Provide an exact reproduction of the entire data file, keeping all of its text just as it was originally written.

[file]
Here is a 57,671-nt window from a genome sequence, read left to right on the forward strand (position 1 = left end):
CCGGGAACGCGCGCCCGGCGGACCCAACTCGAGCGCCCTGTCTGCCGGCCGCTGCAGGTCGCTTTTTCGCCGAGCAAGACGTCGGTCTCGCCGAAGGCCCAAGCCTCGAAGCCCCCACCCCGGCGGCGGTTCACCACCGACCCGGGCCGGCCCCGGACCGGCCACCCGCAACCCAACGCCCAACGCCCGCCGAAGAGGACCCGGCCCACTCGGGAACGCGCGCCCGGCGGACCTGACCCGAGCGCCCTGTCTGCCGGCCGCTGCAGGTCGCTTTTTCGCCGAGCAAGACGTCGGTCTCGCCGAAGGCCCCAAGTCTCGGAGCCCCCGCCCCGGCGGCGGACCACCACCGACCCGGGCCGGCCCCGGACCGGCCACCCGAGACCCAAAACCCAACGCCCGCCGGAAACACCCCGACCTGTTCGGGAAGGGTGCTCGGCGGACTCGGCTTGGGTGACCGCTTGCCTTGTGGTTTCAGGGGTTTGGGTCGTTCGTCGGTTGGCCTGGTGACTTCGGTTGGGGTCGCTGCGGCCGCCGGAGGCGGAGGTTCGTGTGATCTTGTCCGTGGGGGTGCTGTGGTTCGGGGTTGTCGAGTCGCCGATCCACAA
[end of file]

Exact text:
Here is a 57,671-nt window from a genome sequence, read left to right on the forward strand (position 1 = left end):
CCGGGAACGCGCGCCCGGCGGACCCAACTCGAGCGCCCTGTCTGCCGGCCGCTGCAGGTCGCTTTTTCGCCGAGCAAGACGTCGGTCTCGCCGAAGGCCCAAGCCTCGAAGCCCCCACCCCGGCGGCGGTTCACCACCGACCCGGGCCGGCCCCGGACCGGCCACCCGCAACCCAACGCCCAACGCCCGCCGAAGAGGACCCGGCCCACTCGGGAACGCGCGCCCGGCGGACCTGACCCGAGCGCCCTGTCTGCCGGCCGCTGCAGGTCGCTTTTTCGCCGAGCAAGACGTCGGTCTCGCCGAAGGCCCCAAGTCTCGGAGCCCCCGCCCCGGCGGCGGACCACCACCGACCCGGGCCGGCCCCGGACCGGCCACCCGAGACCCAAAACCCAACGCCCGCCGGAAACACCCCGACCTGTTCGGGAAGGGTGCTCGGCGGACTCGGCTTGGGTGACCGCTTGCCTTGTGGTTTCAGGGGTTTGGGTCGTTCGTCGGTTGGCCTGGTGACTTCGGTTGGGGTCGCTGCGGCCGCCGGAGGCGGAGGTTCGTGTGATCTTGTCCGTGGGGGTGCTGTGGTTCGGGGTTGTCGAGTCGCCGATCCACAA